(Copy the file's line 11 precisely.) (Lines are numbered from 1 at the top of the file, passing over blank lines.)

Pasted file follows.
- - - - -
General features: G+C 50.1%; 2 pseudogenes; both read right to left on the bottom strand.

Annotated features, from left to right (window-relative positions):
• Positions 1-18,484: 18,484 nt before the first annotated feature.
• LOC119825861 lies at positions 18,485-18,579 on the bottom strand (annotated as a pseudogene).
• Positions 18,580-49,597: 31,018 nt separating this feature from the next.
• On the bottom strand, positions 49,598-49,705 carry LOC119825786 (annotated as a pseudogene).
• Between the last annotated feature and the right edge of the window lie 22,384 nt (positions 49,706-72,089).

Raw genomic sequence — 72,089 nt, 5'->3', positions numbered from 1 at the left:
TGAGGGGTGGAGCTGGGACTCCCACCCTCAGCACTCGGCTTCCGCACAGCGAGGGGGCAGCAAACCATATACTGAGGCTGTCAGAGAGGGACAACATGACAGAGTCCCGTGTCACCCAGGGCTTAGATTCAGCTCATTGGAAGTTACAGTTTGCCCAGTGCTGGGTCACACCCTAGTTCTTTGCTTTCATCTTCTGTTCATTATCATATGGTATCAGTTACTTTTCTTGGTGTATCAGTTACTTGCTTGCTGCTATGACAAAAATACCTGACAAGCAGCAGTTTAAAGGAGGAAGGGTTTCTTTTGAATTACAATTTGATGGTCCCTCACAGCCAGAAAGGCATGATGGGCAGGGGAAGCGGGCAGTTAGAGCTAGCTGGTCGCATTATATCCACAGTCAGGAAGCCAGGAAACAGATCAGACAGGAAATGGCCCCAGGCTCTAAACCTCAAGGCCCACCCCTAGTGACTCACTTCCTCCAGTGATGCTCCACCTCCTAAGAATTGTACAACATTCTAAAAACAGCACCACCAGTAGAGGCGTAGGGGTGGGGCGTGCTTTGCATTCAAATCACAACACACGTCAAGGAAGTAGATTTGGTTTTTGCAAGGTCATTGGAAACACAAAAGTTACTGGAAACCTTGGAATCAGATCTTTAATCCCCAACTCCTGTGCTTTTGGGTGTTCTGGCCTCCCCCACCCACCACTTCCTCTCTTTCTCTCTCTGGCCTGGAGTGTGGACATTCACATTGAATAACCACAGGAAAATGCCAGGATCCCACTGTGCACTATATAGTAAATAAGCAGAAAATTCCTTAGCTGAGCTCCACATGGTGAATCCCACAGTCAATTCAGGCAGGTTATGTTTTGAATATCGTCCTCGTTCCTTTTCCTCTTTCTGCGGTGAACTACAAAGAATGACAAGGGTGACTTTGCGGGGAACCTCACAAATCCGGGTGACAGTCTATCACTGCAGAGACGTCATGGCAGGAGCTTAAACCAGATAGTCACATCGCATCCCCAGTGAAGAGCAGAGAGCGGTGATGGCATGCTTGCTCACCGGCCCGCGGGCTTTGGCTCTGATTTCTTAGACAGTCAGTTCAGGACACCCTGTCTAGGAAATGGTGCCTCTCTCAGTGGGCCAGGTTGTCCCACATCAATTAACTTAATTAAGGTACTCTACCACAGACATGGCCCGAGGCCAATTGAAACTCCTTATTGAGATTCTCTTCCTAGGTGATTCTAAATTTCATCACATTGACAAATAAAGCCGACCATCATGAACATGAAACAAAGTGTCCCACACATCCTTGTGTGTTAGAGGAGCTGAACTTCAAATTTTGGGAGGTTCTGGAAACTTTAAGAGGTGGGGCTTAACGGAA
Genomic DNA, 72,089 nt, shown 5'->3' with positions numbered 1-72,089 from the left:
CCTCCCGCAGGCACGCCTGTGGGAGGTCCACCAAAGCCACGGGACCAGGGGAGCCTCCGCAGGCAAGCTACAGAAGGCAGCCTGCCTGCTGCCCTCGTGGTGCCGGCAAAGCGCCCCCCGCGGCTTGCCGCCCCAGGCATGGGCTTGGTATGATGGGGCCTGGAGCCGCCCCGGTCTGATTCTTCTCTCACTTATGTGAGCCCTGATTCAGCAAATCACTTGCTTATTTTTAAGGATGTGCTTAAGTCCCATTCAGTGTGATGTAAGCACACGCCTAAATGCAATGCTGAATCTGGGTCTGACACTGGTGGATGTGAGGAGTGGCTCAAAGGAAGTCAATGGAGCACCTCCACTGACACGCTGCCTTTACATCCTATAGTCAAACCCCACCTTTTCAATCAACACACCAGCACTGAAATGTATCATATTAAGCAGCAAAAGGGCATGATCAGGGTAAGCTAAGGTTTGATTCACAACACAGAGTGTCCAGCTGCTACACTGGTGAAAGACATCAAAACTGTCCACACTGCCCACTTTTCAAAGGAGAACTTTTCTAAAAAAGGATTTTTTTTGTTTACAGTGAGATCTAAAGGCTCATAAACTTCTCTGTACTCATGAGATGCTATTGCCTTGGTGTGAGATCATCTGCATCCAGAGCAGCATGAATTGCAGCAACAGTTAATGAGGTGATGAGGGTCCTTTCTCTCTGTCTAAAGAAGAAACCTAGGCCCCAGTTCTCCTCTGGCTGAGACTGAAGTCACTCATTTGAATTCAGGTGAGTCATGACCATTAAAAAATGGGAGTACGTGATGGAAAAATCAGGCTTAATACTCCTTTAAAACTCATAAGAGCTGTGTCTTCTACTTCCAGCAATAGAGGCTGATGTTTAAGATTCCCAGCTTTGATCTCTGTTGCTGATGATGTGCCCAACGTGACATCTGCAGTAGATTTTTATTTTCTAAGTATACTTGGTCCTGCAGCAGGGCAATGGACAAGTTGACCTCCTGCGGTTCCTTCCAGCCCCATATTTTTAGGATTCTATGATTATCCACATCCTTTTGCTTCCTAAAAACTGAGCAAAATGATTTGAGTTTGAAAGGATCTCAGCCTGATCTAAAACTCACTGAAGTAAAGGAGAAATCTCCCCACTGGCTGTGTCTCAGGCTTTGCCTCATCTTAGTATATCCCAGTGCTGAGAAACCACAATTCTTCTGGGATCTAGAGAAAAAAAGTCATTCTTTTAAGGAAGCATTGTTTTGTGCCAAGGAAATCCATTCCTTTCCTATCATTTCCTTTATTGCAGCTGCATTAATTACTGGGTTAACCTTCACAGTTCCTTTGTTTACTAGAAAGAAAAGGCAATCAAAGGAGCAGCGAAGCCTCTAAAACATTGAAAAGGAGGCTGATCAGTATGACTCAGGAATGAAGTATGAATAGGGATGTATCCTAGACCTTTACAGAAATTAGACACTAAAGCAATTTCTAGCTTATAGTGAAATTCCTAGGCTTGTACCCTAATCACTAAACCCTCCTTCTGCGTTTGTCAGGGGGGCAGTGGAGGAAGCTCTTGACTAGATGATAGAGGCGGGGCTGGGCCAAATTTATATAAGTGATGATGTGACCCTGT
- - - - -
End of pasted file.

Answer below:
CCTCCCGCAGGCACGCCTGTGGGAGGTCCACCAAAGCCACGGGACCAGGGGAGCCTCCGCAGGCAAGCTACAGAAGGCAGCCTGCCTGCTGCCCTCGTGGTGCCGGCAAAGCGCCCCCCGCGGCTTGCCGCCCCAGGCATGGGCTTGGTATGATGGGGCCTGGAGCCGCCCCGGTCTGATTCTTCTCTCACTTATGTGAGCCCTGATTCAGCAAATCACTTGCTTATTTTTAAGGATGTGCTTAAGTCCCATTCAGTGTGATGTAAGCACACGCCTAAATGCAATGCTGAATCTGGGTCTGACACTGGTGGATGTGAGGAGTGGCTCAAAGGAAGTCAATGGAGCACCTCCACTGACACGCTGCCTTTACATCCTATAGTCAAACCCCACCTTTTCAATCAACACACCAGCACTGAAATGTATCATATTAAGCAGCAAAAGGGCATGATCAGGGTAAGCTAAGGTTTGATTCACAACACAGAGTGTCCAGCTGCTACACTGGTGAAAGACATCAAAACTGTCCACACTGCCCACTTTTCAAAGGAGAACTTTTCTAAAAAAGGATTTTTTTTGTTTACAGTGAGATCTAAAGGCTCATAAACTTCTCTGTACTCATGAGATGCTATTGCCTTGGTGTGAGATCATCTGCATCCAGAGCAGCATGAATTGCAGCAACAGTTAATGAGGTGATGAGGGTCCTTTCTCTCTGTCTAAAGAAGAAACCTAGGCCCCAGTTCTCCTCTGGCTGAGACTGAAGTCACTCATTTGAATTCAGGTGAGTCATGACCATTAAAAAATGGGAGTACGTGATGGAAAAATCAGGCTTAATACTCCTTTAAAACTCATAAGAGCTGTGTCTTCTACTTCCAGCAATAGAGGCTGATGTTTAAGATTCCCAGCTTTGATCTCTGTTGCTGATGATGTGCCCAACGTGACATCTGCAGTAGATTTTTATTTTCTAAGTATACTTGGTCCTGCAGCAGGGCAATGGACAAGTTGACCTCCTGCGGTTCCTTCCAGCCCCATATTTTTAGGATTCTATGATTATCCACATCCTTTTGCTTCCTAAAAACTGAGCAAAATGATTTGAGTTTGAAAGGATCTCAGCCTGATCTAAAACTCACTGAAGTAAAGGAGAAATCTCCCCACTGGCTGTGTCTCAGGCTTTGCCTCATCTTAGTATATCCCAGTGCTGAGAAACCACAATTCTTCTGGGATCTAGAGAAAAAAAGTCATTCTTTTAAGGAAGCATTGTTTTGTGCCAAGGAAATCCATTCCTTTCCTATCATTTCCTTTATTGCAGCTGCATTAATTACTGGGTTAACCTTCACAGTTCCTTTGTTTACTAGAAAGAAAAGGCAATCAAAGGAGCAGCGAAGCCTCTAAAACATTGAAAAGGAGGCTGATCAGTATGACTCAGGAATGAAGTATGAATAGGGATGTATCCTAGACCTTTACAGAAATTAGACACTAAAGCAATTTCTAGCTTATAGTGAAATTCCTAGGCTTGTACCCTAATCACTAAACCCTCCTTCTGCGTTTGTCAGGGGGGCAGTGGAGGAAGCTCTTGACTAGATGATAGAGGCGGGGCTGGGCCAAATTTATATAAGTGATGATGTGACCCTGT